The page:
January 29, 2019
A U.S. District Court judge in Reno dismissed legal claims against a Nevada Indian tribal government over a disputed horse roundup in rural Washoe County.
Judge Miranda Du on Monday said even if claims the roundup swept up horses that shouldn’t have been included are true, the Pyramid Lake Paiute Tribe’s status as a sovereign government shields it from legal claims.
“The sovereign immunity doctrine is very broad, it doesn’t really matter what the facts are,” Du said.
Although Du dismissed claims against the tribe, she reminded the remaining defendants that a Jan. 17 order to refrain from sending horses to slaughter while the search for Lady, a privately owned horse thought to have been wrongly herded away, continues.
“The injunction I issued a couple weeks ago is still in place,” Du said. “Defendants … have to ensure this horse, Lady, is not going to be slaughtered.”
Lady’s owner, Colleen Westlake of Sparks, said that in the immediate aftermath of the roundup she begged tribal and state officials to allow her to search temporary holding pens for her horse, to no avail.
“It was really hard sitting there in the courtroom and knowing that a lot of this could have been avoided,” Westlake said. “I’m just so devastated, honestly.”
The case stems from an effort by the American Wild Horse Campaign, a nonprofit advocacy group, to recover at least 271 horses that were part of a tribally orchestrated roundup in Palomino Valley.
They argued the tribal government waived its sovereign immunity by organizing a roundup that went beyond the borders of the tribe’s reservation and included help from individual tribal members, state officials and private contractors who, they said, broke the law.
“They directed these actions to occur and therefore they shouldn't be able to claim sovereign immunity,” said Jessica Peterson, the attorney representing the horse advocates.
Peterson said she planned to submit more evidence supporting claims that the tribe worked in concert with others, including state officials, to circumvent state laws that require public notice in advance of feral livestock roundups. She also said the state’s brand inspection process was inadequate, which resulted in Lady and possibly other privately owned horses being shipped off improperly.
“The brand inspection certificates never should have been issued,” Peterson said. “The department should have immediately taken possession of these horses and they should have complied with the statutes … which requires them to do notice and to publish the sale of the horses.”
Notices, Peterson said, would have given people the chance to secure their horses in advance of the roundup. They also would have given horse advocates the opportunity to buy the rounded-up horses and adopt them out to owners who would care for them.
Du, however, dismissed the claims against the tribe with prejudice, meaning they can’t be revived.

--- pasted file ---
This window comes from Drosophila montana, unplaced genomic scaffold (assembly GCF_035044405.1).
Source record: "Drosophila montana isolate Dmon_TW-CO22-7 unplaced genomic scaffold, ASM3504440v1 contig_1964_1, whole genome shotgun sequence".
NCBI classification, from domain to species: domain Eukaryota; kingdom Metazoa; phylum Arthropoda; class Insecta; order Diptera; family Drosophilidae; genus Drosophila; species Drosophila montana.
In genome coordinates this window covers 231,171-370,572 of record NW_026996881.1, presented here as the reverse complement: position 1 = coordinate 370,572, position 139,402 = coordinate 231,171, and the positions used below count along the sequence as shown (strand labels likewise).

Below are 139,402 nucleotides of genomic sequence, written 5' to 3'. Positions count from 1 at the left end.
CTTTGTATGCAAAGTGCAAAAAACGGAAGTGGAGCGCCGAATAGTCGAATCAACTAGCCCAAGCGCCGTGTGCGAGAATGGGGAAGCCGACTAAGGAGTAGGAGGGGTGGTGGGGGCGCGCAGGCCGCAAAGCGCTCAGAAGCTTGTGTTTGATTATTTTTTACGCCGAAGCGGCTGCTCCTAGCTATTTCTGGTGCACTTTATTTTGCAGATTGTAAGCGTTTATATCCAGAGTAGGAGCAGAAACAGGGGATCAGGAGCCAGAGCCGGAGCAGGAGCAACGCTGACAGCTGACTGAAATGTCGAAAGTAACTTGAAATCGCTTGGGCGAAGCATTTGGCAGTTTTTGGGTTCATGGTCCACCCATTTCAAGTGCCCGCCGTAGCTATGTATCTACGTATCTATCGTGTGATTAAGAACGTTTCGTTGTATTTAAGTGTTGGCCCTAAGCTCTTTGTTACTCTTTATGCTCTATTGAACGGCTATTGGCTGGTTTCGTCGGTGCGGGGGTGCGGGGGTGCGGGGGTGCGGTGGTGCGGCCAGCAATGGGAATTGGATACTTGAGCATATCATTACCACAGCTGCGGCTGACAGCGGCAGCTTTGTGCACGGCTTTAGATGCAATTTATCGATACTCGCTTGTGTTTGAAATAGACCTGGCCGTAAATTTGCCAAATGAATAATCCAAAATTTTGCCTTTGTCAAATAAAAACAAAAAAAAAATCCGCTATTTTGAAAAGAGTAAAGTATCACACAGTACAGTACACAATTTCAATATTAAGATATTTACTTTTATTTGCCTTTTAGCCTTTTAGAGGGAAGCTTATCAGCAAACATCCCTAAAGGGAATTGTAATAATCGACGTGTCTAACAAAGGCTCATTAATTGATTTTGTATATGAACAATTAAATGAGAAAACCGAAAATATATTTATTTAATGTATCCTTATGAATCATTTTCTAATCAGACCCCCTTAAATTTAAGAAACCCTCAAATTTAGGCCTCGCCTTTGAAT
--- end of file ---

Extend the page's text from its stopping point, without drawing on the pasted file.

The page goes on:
“I'm looking at the complaint that was filed. That's all I have,” Du said. “You cannot try to supplement the allegations in the complaint at the hearing.”
Officials from the Pyramid Lake Paiute Tribe, which owns land on the other side of the Pah Rah Range from Palomino Valley, said the roundup was part of a broader plan to restore the range on the tribe’s reservation which has been devastated by fire in recent years.
The tribe owns horses that roam freely on and off the reservation that officials say the range can no longer sustainably support.
Alan Mandell, vice chairman of the tribe, said tribal officials did their best to provide notice of the roundup in advance and relied on state brand inspectors to prevent horses from being wrongly shipped off.
“We are using all the available notification processes available to anyone,” Mandell said. “We can’t do much more than allow them to come out and inspect (the horses), if there are problems, they pull them, that is all we can do.”
While Monday’s ruling dismissed claims against the tribe, it didn’t resolve claims against Cattoor Livestock Roundup Co., a private contractor that worked on the roundup, or two Nevada Department of Agriculture officials, animal division administrator Doug Farris and state brand inspector Chris Miller, who were among the defendants.
Farris and Miller declined to comment when asked if they believed the brand inspection process was flawed.
The fate of Lady also remains unknown. She could be on a lot in New Mexico where the horses from the roundup are in holding.
Deputy attorney general Peter Keegan told Du state officials contacted officials in New Mexico who said they couldn’t identify Lady using a photo Westlake provided.
Du suggested officials work with the horse advocates to search more thoroughly.
“I think the defendants take the risk if this horse, Lady, is in the horses that have been shipped and they don't comply with the order to ensure she's not shipped to be slaughtered,” Du said. “Once you violate that order it is irreversible.”
It’s also possible Lady didn’t survive the roundup or was never corralled and is still roaming the area. Although Westlake said if Lady were alive and free to roam, she would have returned home.
“I’m not sure what is going to happen next, to be honest with you,” she said.